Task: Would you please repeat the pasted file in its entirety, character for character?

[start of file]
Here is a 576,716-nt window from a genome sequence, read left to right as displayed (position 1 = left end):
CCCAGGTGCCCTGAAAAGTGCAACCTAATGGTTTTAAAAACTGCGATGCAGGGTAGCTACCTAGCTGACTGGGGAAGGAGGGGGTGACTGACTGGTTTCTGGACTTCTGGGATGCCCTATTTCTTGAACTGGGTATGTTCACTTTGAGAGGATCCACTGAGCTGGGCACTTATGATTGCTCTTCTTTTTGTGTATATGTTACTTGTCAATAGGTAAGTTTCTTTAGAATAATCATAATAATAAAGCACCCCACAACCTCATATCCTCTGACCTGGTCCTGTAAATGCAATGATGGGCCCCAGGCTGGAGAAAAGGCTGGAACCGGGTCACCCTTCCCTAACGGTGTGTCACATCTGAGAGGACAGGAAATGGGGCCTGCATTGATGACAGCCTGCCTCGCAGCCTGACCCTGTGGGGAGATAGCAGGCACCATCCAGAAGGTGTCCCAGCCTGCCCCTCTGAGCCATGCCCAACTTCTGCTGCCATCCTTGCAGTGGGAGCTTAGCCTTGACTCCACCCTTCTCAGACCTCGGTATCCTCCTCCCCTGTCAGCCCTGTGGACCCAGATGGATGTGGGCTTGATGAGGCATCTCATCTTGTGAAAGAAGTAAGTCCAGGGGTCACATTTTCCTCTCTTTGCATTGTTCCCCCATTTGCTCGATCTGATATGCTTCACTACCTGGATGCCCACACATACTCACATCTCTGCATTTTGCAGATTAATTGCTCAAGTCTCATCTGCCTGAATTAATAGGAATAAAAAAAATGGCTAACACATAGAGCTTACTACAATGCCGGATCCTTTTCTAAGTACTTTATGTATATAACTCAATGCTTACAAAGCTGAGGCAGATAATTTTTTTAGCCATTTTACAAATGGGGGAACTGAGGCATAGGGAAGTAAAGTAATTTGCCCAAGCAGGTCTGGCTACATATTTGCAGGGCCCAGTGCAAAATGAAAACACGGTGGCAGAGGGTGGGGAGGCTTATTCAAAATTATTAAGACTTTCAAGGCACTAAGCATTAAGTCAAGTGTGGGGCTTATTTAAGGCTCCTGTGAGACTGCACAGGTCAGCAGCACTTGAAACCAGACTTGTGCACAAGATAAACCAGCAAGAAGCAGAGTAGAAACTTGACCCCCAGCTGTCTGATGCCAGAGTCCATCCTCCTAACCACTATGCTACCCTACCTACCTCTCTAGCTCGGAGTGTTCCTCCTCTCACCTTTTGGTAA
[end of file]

Here is a 576,716-nt window from a genome sequence, read left to right as displayed (position 1 = left end):
CCCAGGTGCCCTGAAAAGTGCAACCTAATGGTTTTAAAAACTGCGATGCAGGGTAGCTACCTAGCTGACTGGGGAAGGAGGGGGTGACTGACTGGTTTCTGGACTTCTGGGATGCCCTATTTCTTGAACTGGGTATGTTCACTTTGAGAGGATCCACTGAGCTGGGCACTTATGATTGCTCTTCTTTTTGTGTATATGTTACTTGTCAATAGGTAAGTTTCTTTAGAATAATCATAATAATAAAGCACCCCACAACCTCATATCCTCTGACCTGGTCCTGTAAATGCAATGATGGGCCCCAGGCTGGAGAAAAGGCTGGAACCGGGTCACCCTTCCCTAACGGTGTGTCACATCTGAGAGGACAGGAAATGGGGCCTGCATTGATGACAGCCTGCCTCGCAGCCTGACCCTGTGGGGAGATAGCAGGCACCATCCAGAAGGTGTCCCAGCCTGCCCCTCTGAGCCATGCCCAACTTCTGCTGCCATCCTTGCAGTGGGAGCTTAGCCTTGACTCCACCCTTCTCAGACCTCGGTATCCTCCTCCCCTGTCAGCCCTGTGGACCCAGATGGATGTGGGCTTGATGAGGCATCTCATCTTGTGAAAGAAGTAAGTCCAGGGGTCACATTTTCCTCTCTTTGCATTGTTCCCCCATTTGCTCGATCTGATATGCTTCACTACCTGGATGCCCACACATACTCACATCTCTGCATTTTGCAGATTAATTGCTCAAGTCTCATCTGCCTGAATTAATAGGAATAAAAAAAATGGCTAACACATAGAGCTTACTACAATGCCGGATCCTTTTCTAAGTACTTTATGTATATAACTCAATGCTTACAAAGCTGAGGCAGATAATTTTTTTAGCCATTTTACAAATGGGGGAACTGAGGCATAGGGAAGTAAAGTAATTTGCCCAAGCAGGTCTGGCTACATATTTGCAGGGCCCAGTGCAAAATGAAAACACGGTGGCAGAGGGTGGGGAGGCTTATTCAAAATTATTAAGACTTTCAAGGCACTAAGCATTAAGTCAAGTGTGGGGCTTATTTAAGGCTCCTGTGAGACTGCACAGGTCAGCAGCACTTGAAACCAGACTTGTGCACAAGATAAACCAGCAAGAAGCAGAGTAGAAACTTGACCCCCAGCTGTCTGATGCCAGAGTCCATCCTCCTAACCACTATGCTACCCTACCTACCTCTCTAGCTCGGAGTGTTCCTCCTCTCACCTTTTGGTAA